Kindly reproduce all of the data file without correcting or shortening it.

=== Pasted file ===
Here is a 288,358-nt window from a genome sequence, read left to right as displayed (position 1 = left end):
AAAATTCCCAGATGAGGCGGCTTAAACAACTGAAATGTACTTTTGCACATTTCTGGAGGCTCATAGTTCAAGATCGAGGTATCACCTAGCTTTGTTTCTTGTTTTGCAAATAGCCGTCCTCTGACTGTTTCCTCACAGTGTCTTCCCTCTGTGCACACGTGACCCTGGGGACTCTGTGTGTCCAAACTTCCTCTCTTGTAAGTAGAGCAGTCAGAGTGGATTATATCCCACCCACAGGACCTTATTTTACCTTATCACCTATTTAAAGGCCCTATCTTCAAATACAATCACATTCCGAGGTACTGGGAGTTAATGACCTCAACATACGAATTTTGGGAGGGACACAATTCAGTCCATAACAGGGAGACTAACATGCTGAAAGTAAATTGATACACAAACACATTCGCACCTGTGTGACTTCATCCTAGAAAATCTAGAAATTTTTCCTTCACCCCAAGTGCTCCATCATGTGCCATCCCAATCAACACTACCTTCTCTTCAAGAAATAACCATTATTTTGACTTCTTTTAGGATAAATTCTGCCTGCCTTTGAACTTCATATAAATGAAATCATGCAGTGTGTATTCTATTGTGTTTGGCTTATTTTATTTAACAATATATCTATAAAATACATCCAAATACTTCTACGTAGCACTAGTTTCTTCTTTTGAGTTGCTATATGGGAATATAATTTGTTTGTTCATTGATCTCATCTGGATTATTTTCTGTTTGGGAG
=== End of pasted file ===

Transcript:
Here is a 288,358-nt window from a genome sequence, read left to right as displayed (position 1 = left end):
AAAATTCCCAGATGAGGCGGCTTAAACAACTGAAATGTACTTTTGCACATTTCTGGAGGCTCATAGTTCAAGATCGAGGTATCACCTAGCTTTGTTTCTTGTTTTGCAAATAGCCGTCCTCTGACTGTTTCCTCACAGTGTCTTCCCTCTGTGCACACGTGACCCTGGGGACTCTGTGTGTCCAAACTTCCTCTCTTGTAAGTAGAGCAGTCAGAGTGGATTATATCCCACCCACAGGACCTTATTTTACCTTATCACCTATTTAAAGGCCCTATCTTCAAATACAATCACATTCCGAGGTACTGGGAGTTAATGACCTCAACATACGAATTTTGGGAGGGACACAATTCAGTCCATAACAGGGAGACTAACATGCTGAAAGTAAATTGATACACAAACACATTCGCACCTGTGTGACTTCATCCTAGAAAATCTAGAAATTTTTCCTTCACCCCAAGTGCTCCATCATGTGCCATCCCAATCAACACTACCTTCTCTTCAAGAAATAACCATTATTTTGACTTCTTTTAGGATAAATTCTGCCTGCCTTTGAACTTCATATAAATGAAATCATGCAGTGTGTATTCTATTGTGTTTGGCTTATTTTATTTAACAATATATCTATAAAATACATCCAAATACTTCTACGTAGCACTAGTTTCTTCTTTTGAGTTGCTATATGGGAATATAATTTGTTTGTTCATTGATCTCATCTGGATTATTTTCTGTTTGGGAG